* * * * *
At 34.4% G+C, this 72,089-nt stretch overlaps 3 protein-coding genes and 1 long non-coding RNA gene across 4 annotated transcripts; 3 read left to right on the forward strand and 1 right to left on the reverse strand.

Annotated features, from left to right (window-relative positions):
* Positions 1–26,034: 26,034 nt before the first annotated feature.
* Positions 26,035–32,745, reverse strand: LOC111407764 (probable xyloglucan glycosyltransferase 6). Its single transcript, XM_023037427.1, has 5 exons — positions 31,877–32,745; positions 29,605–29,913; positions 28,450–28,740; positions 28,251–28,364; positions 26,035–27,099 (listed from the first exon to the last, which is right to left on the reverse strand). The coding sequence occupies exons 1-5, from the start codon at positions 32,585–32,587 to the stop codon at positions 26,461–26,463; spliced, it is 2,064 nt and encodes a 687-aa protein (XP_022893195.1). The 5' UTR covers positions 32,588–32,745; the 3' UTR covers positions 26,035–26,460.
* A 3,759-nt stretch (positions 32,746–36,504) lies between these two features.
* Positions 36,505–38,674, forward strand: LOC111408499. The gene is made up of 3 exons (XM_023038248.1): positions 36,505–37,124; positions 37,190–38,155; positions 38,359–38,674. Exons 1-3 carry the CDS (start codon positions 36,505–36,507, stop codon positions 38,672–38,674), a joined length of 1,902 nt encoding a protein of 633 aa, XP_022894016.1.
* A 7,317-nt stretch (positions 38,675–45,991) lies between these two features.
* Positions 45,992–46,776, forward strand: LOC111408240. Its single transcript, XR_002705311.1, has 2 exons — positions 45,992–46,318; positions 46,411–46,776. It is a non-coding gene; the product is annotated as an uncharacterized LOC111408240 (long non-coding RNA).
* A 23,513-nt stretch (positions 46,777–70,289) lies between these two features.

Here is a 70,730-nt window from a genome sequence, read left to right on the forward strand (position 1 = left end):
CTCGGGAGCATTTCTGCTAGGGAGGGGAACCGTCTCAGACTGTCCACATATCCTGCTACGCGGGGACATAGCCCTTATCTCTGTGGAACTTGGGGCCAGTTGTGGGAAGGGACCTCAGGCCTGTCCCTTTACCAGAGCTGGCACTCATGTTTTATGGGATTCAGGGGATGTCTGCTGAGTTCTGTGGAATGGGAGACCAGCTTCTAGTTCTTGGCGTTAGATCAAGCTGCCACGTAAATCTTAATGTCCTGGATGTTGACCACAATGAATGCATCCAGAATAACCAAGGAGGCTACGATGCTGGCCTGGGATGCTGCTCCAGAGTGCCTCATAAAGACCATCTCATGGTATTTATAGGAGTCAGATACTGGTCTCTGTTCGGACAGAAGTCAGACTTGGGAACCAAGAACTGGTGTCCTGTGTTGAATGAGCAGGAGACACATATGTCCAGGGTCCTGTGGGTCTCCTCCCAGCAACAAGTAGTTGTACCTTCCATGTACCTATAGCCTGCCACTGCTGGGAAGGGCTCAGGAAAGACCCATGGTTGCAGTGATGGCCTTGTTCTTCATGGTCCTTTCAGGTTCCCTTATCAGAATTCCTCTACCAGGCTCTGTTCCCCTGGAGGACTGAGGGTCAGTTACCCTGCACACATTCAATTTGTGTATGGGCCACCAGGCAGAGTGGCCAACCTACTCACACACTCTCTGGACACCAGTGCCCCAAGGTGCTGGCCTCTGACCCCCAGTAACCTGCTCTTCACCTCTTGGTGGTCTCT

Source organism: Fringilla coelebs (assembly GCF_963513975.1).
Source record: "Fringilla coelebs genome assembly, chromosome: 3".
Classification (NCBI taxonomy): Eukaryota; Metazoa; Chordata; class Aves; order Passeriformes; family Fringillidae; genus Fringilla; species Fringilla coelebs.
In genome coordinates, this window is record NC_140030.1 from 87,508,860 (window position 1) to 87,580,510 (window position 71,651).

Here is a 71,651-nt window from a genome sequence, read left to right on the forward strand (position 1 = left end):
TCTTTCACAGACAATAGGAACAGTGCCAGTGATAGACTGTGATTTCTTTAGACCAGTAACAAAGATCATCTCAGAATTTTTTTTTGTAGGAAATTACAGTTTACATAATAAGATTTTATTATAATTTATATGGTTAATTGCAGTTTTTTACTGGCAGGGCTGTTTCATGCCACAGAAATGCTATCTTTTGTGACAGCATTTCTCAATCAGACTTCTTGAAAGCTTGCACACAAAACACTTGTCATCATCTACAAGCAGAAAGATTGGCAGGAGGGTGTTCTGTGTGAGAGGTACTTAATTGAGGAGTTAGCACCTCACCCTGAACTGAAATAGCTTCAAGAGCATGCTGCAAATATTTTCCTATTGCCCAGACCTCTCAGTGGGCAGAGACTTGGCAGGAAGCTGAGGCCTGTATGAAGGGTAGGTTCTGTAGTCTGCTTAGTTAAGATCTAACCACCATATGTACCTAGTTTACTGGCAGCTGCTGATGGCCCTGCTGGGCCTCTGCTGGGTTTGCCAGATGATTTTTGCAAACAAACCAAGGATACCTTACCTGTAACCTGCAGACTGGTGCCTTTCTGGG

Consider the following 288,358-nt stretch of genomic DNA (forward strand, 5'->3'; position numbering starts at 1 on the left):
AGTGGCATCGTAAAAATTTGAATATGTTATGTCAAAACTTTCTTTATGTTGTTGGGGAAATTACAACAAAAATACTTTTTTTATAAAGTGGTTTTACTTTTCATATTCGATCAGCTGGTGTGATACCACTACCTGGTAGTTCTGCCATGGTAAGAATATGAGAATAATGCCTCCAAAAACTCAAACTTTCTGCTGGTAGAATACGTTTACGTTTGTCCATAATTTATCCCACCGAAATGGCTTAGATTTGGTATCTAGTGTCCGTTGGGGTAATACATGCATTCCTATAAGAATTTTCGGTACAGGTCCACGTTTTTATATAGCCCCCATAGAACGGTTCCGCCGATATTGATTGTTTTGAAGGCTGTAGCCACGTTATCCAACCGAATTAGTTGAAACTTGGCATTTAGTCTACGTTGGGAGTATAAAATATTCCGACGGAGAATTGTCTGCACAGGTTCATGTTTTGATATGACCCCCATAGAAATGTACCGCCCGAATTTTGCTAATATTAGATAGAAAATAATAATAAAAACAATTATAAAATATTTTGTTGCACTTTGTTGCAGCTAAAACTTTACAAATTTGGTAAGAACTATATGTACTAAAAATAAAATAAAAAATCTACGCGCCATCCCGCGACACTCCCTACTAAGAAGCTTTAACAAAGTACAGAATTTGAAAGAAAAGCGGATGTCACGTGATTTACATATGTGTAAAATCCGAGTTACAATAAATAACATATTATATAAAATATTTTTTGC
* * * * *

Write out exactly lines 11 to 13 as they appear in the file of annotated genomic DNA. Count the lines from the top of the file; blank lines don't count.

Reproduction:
CTCGGGAGCATTTCTGCTAGGGAGGGGAACCGTCTCAGACTGTCCACATATCCTGCTACGCGGGGACATAGCCCTTATCTCTGTGGAACTTGGGGCCAGTTGTGGGAAGGGACCTCAGGCCTGTCCCTTTACCAGAGCTGGCACTCATGTTTTATGGGATTCAGGGGATGTCTGCTGAGTTCTGTGGAATGGGAGACCAGCTTCTAGTTCTTGGCGTTAGATCAAGCTGCCACGTAAATCTTAATGTCCTGGATGTTGACCACAATGAATGCATCCAGAATAACCAAGGAGGCTACGATGCTGGCCTGGGATGCTGCTCCAGAGTGCCTCATAAAGACCATCTCATGGTATTTATAGGAGTCAGATACTGGTCTCTGTTCGGACAGAAGTCAGACTTGGGAACCAAGAACTGGTGTCCTGTGTTGAATGAGCAGGAGACACATATGTCCAGGGTCCTGTGGGTCTCCTCCCAGCAACAAGTAGTTGTACCTTCCATGTACCTATAGCCTGCCACTGCTGGGAAGGGCTCAGGAAAGACCCATGGTTGCAGTGATGGCCTTGTTCTTCATGGTCCTTTCAGGTTCCCTTATCAGAATTCCTCTACCAGGCTCTGTTCCCCTGGAGGACTGAGGGTCAGTTACCCTGCACACATTCAATTTGTGTATGGGCCACCAGGCAGAGTGGCCAACCTACTCACACACTCTCTGGACACCAGTGCCCCAAGGTGCTGGCCTCTGACCCCCAGTAACCTGCTCTTCACCTCTTGGTGGTCTCT

Source organism: Fringilla coelebs (assembly GCF_963513975.1).
Source record: "Fringilla coelebs genome assembly, chromosome: 3".